Plautus, Truculentus (English) (XML Header) [genre: poetry; drama; comedy] [word count] [Pl. Truc.].
<<Pl. Truc. 674 Pl. Truc. 767 (Latin) >>Pl. Truc. 778

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711 Enter Astaphium, from the house of Phronesium. Astaphium

speaking to her MISTRESS as she comes out.I'll cleverly do my duty, mistress; do you only take care that in-doors you do yours as well; love that which you ought, your own interest; clean that fellow thoroughly out. Now, while it pleases the fellow, while he has got something, adapt the opportunity to that purpose. Display all your charms to your lover that you may heighten his joys. I meantime will stay here behind and watch at this door so long as he is thus transporting his presents home to you; nor, in the meantime, will I admit any one from there to you who may cause you annoyance. Do you go on, just as you please. Are you not diddling these fellows?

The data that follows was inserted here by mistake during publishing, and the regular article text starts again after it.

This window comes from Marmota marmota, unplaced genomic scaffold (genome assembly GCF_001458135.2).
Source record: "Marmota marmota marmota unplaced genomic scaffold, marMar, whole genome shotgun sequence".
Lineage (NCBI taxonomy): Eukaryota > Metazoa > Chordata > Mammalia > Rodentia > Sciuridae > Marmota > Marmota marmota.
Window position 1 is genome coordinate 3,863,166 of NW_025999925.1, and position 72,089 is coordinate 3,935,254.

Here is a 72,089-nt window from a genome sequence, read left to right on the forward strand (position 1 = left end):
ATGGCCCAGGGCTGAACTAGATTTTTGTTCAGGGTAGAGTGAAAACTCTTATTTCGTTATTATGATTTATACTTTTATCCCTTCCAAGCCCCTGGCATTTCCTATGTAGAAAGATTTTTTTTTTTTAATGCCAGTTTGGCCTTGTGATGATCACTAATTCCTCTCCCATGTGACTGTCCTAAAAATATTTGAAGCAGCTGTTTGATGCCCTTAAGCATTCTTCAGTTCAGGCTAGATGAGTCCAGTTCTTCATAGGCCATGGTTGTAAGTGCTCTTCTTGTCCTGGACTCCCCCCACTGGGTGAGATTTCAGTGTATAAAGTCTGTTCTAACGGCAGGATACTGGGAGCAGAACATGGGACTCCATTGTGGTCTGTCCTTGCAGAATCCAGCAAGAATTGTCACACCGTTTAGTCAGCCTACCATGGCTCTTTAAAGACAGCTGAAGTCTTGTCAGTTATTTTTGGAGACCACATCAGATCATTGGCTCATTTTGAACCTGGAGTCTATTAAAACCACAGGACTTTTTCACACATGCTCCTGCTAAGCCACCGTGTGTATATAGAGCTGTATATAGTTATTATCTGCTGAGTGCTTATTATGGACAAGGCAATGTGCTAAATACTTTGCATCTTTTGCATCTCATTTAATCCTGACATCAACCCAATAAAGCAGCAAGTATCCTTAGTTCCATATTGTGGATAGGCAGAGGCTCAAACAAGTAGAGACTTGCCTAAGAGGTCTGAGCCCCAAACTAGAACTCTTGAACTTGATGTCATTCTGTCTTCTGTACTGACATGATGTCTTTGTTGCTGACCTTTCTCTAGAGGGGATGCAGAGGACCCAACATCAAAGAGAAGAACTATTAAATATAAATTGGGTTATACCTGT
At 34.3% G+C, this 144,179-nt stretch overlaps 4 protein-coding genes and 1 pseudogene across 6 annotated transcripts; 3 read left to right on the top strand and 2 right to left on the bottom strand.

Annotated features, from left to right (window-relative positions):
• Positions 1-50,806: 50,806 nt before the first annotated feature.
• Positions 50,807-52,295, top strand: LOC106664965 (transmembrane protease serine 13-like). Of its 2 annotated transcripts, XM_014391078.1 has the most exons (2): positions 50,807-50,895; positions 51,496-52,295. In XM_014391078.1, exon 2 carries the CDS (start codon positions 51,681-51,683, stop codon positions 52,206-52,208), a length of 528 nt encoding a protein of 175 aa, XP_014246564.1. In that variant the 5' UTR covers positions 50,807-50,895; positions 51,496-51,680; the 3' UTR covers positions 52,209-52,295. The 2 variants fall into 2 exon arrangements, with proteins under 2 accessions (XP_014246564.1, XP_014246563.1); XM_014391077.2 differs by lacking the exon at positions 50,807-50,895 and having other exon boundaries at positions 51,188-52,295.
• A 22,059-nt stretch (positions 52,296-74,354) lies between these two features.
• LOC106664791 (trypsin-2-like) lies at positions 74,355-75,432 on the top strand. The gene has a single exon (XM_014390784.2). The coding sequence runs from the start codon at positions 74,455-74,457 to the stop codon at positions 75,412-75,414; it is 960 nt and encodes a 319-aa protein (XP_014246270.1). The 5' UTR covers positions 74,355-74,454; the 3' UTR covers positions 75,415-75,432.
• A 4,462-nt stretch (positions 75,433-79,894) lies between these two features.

Dinarchus

How now, Astaphium, tell me, who is this fellow that's on the road to ruin?

Astaphium

Prithee, were you here?

Dinarchus

What--am I troublesome?

Astaphium

More now than you were; for unless a person is of use to us, he is troublesome to us. But, prithee, do lend me your attention, that I may say what I want.

Dinarchus

Why, what is it? Does it concern myself?

Astaphium

Not a rap. But what hauls he is making present of m-doors.

Dinarchus

How? Some new lover?

Astaphium

A fresh one, and a brimming treasure she has hit upon.

Dinarchus

Who is he?

Astaphium